Lady Hamilton and Lord Nielson loved each other; the fact that they were lord and lady is, of course, somewhat against them; still lords and ladies do, occasionally, have some overwhelming attachments which make them cast conventions aside; the woman did not sell, the man did not buy; as far as I can learn it was a case of remarkably pure and beautiful love.
As to the sprightly “Afra,” she appears to have been one of those singular border-line characters who was somewhat of a prostitute some of the time, but who was most of the time a piece of strong independent womanhood, varietist by inclination, but not selling herself.
For Aspasia and Phryne, they belong to an organization of society so different from our own as to require judging by a different standard, a society in which the respectable woman was so hedged about restrictions that it was precisely women with acute intellects and strong characters who became hetaerae;—these were by no means prostitutes in the ordinary sense; rather were they the free women of Athens—at least the nearest approach to the type of free womanhood with the race had attain in that age.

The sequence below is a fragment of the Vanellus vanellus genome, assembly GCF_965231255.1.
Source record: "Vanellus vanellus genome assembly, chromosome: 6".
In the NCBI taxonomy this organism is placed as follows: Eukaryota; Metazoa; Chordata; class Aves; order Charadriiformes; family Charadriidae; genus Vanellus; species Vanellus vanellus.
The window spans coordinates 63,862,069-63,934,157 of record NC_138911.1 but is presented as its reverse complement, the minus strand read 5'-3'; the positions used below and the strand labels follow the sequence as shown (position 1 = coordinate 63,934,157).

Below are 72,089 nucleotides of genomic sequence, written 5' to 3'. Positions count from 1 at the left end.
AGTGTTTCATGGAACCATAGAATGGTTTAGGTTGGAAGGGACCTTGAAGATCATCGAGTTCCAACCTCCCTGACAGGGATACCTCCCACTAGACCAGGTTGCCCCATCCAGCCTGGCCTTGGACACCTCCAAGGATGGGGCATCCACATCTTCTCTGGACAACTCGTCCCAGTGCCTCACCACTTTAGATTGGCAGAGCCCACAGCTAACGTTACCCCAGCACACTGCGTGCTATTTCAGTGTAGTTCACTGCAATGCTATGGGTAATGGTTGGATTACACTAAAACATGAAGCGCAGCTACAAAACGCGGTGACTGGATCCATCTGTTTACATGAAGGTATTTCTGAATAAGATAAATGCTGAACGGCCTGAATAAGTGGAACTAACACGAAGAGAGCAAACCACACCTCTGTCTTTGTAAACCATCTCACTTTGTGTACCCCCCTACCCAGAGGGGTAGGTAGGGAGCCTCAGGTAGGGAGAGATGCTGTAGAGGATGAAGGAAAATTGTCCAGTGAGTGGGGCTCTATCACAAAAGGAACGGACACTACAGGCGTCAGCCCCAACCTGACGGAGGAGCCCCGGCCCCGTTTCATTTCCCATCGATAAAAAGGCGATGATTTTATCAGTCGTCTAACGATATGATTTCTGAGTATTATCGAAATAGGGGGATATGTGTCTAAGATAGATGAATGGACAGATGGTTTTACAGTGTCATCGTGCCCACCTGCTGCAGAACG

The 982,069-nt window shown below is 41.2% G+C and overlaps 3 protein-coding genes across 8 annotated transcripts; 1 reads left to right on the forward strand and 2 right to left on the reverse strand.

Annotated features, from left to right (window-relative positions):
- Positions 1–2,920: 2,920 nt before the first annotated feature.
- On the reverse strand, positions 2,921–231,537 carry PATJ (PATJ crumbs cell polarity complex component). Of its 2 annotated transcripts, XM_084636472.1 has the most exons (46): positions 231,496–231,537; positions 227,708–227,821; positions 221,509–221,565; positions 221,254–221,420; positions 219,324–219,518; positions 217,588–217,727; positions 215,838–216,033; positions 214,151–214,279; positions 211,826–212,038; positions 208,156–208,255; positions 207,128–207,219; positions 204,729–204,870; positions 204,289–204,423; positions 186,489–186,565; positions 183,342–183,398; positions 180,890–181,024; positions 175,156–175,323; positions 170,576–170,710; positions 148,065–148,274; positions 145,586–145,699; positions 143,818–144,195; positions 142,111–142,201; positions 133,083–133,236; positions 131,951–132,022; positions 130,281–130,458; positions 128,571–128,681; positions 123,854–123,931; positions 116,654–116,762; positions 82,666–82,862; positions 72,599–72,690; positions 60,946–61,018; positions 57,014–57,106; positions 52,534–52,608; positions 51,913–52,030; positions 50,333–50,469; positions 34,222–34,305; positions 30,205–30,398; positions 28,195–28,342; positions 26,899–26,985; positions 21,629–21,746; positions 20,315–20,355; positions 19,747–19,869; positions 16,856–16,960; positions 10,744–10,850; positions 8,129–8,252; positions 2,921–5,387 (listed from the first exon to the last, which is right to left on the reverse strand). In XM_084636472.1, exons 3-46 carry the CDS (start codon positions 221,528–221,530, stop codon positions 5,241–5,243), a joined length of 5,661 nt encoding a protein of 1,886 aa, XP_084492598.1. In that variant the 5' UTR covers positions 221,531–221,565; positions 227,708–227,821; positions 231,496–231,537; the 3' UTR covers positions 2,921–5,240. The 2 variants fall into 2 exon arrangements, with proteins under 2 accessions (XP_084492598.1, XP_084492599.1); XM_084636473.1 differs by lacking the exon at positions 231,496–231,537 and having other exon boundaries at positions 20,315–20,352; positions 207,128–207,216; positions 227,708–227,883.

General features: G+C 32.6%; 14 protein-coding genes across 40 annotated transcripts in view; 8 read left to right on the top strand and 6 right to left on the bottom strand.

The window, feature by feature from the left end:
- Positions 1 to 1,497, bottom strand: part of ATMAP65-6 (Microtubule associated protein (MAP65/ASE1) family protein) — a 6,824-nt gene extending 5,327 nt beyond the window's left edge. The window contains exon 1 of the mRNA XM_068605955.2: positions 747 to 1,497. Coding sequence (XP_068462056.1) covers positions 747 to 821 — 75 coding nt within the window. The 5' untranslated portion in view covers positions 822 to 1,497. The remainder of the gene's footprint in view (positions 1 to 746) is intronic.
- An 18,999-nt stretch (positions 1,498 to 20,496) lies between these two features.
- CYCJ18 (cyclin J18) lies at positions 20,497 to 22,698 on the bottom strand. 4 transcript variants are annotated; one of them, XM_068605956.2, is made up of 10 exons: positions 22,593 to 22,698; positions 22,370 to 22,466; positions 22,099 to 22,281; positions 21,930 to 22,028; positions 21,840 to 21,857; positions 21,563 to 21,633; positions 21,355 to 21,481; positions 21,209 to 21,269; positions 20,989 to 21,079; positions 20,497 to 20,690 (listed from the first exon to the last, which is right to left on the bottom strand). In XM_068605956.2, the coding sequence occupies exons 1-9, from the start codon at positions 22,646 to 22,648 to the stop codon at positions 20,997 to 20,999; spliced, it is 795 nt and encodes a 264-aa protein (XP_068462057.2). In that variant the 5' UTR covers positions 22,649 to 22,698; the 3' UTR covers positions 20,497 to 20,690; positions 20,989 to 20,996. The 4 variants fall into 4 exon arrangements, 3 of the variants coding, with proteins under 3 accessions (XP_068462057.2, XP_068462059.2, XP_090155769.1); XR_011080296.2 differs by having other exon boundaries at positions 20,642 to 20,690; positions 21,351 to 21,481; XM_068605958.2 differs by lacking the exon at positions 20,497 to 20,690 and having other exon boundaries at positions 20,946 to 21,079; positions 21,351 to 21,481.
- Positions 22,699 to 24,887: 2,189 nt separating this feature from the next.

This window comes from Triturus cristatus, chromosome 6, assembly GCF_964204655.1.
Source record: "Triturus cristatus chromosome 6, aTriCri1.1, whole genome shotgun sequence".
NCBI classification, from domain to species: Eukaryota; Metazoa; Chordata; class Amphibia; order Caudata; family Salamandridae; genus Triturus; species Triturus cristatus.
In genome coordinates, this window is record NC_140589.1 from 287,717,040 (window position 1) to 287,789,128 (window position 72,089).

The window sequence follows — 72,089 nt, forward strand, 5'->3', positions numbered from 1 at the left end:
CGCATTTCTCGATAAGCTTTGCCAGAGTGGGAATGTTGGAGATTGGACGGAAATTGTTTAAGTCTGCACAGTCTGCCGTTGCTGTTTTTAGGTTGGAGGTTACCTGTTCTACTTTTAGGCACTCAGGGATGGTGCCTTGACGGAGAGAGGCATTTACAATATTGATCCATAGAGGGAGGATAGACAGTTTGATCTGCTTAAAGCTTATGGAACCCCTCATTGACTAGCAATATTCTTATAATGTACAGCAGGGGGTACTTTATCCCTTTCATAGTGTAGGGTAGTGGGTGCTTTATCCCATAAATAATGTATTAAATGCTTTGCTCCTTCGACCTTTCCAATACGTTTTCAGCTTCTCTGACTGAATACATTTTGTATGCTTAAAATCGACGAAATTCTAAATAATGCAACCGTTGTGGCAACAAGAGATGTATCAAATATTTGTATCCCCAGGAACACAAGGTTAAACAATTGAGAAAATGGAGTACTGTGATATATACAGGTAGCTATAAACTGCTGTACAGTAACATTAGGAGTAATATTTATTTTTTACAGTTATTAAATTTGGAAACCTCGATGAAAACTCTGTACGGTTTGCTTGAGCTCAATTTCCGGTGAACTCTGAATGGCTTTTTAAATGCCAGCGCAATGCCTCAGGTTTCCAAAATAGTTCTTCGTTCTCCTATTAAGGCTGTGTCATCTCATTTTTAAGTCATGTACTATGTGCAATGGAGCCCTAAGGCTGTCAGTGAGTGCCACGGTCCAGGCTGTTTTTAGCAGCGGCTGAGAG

And now, let us once for all “put things in the proper boxes.” Let us recognize that there is a difference between those who disregard law, convention, and religion, because they understand them, and live above them, and those who, while recognizing their authority weakly live below them. Let us distinguish too between those who, even while recognizing the law as in general justified, yet for peculiar reason which overweigh the balance, choose to set them aside in a particular instance, and those who habitually lapse from their own standards of right. Else we shall soon be shaking up the names of Heloise and George Eliot together with those of Mr. James’ considerable acquaintances. Had I been for using his argument I think that genuine prostitute, Lily Langtry, would have served my purpose better. But who wants her mixed with the gracious Heloise?